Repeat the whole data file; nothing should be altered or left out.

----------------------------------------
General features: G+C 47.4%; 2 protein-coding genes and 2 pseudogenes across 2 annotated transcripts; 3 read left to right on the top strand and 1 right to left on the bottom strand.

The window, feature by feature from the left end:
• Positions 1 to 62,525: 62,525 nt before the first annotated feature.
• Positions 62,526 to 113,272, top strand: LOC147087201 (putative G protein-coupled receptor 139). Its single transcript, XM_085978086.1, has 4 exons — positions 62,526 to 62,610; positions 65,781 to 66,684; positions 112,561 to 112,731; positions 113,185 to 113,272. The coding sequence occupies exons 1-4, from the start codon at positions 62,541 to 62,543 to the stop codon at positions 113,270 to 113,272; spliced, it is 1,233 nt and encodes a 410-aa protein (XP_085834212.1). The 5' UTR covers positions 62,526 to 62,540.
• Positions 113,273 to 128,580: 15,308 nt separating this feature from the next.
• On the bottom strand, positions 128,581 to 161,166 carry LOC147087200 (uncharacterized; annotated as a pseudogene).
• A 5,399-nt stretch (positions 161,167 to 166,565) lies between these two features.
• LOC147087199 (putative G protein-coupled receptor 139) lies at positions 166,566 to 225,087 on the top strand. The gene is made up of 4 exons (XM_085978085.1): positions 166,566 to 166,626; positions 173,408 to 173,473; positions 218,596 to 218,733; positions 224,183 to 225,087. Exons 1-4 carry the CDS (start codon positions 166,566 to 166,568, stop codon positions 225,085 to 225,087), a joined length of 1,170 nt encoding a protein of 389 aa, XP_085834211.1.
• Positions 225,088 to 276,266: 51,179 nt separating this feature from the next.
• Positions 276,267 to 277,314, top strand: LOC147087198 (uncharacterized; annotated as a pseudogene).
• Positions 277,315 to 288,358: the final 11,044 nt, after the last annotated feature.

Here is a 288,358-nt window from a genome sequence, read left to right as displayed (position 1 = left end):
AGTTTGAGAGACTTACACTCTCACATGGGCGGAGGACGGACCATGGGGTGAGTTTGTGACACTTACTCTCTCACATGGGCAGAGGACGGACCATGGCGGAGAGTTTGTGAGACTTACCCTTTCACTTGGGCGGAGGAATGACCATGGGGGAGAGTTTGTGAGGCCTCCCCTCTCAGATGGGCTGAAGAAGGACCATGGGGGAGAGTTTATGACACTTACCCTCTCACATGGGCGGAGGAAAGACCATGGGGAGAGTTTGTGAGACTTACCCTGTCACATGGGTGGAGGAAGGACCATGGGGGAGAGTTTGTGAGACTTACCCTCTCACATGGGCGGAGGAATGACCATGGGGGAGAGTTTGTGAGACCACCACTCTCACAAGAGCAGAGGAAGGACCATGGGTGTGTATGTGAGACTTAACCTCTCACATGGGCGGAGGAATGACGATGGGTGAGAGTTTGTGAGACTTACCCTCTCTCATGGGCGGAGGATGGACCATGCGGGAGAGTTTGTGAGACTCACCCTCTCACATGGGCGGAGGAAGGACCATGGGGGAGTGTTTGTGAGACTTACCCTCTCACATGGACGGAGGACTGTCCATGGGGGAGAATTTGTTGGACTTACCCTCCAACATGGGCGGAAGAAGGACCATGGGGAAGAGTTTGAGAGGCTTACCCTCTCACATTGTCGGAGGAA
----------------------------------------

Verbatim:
General features: G+C 47.4%; 2 protein-coding genes and 2 pseudogenes across 2 annotated transcripts; 3 read left to right on the top strand and 1 right to left on the bottom strand.

The window, feature by feature from the left end:
• Positions 1 to 62,525: 62,525 nt before the first annotated feature.
• Positions 62,526 to 113,272, top strand: LOC147087201 (putative G protein-coupled receptor 139). Its single transcript, XM_085978086.1, has 4 exons — positions 62,526 to 62,610; positions 65,781 to 66,684; positions 112,561 to 112,731; positions 113,185 to 113,272. The coding sequence occupies exons 1-4, from the start codon at positions 62,541 to 62,543 to the stop codon at positions 113,270 to 113,272; spliced, it is 1,233 nt and encodes a 410-aa protein (XP_085834212.1). The 5' UTR covers positions 62,526 to 62,540.
• Positions 113,273 to 128,580: 15,308 nt separating this feature from the next.
• On the bottom strand, positions 128,581 to 161,166 carry LOC147087200 (uncharacterized; annotated as a pseudogene).
• A 5,399-nt stretch (positions 161,167 to 166,565) lies between these two features.
• LOC147087199 (putative G protein-coupled receptor 139) lies at positions 166,566 to 225,087 on the top strand. The gene is made up of 4 exons (XM_085978085.1): positions 166,566 to 166,626; positions 173,408 to 173,473; positions 218,596 to 218,733; positions 224,183 to 225,087. Exons 1-4 carry the CDS (start codon positions 166,566 to 166,568, stop codon positions 225,085 to 225,087), a joined length of 1,170 nt encoding a protein of 389 aa, XP_085834211.1.
• Positions 225,088 to 276,266: 51,179 nt separating this feature from the next.
• Positions 276,267 to 277,314, top strand: LOC147087198 (uncharacterized; annotated as a pseudogene).
• Positions 277,315 to 288,358: the final 11,044 nt, after the last annotated feature.

Here is a 288,358-nt window from a genome sequence, read left to right as displayed (position 1 = left end):
AGTTTGAGAGACTTACACTCTCACATGGGCGGAGGACGGACCATGGGGTGAGTTTGTGACACTTACTCTCTCACATGGGCAGAGGACGGACCATGGCGGAGAGTTTGTGAGACTTACCCTTTCACTTGGGCGGAGGAATGACCATGGGGGAGAGTTTGTGAGGCCTCCCCTCTCAGATGGGCTGAAGAAGGACCATGGGGGAGAGTTTATGACACTTACCCTCTCACATGGGCGGAGGAAAGACCATGGGGAGAGTTTGTGAGACTTACCCTGTCACATGGGTGGAGGAAGGACCATGGGGGAGAGTTTGTGAGACTTACCCTCTCACATGGGCGGAGGAATGACCATGGGGGAGAGTTTGTGAGACCACCACTCTCACAAGAGCAGAGGAAGGACCATGGGTGTGTATGTGAGACTTAACCTCTCACATGGGCGGAGGAATGACGATGGGTGAGAGTTTGTGAGACTTACCCTCTCTCATGGGCGGAGGATGGACCATGCGGGAGAGTTTGTGAGACTCACCCTCTCACATGGGCGGAGGAAGGACCATGGGGGAGTGTTTGTGAGACTTACCCTCTCACATGGACGGAGGACTGTCCATGGGGGAGAATTTGTTGGACTTACCCTCCAACATGGGCGGAAGAAGGACCATGGGGAAGAGTTTGAGAGGCTTACCCTCTCACATTGTCGGAGGAA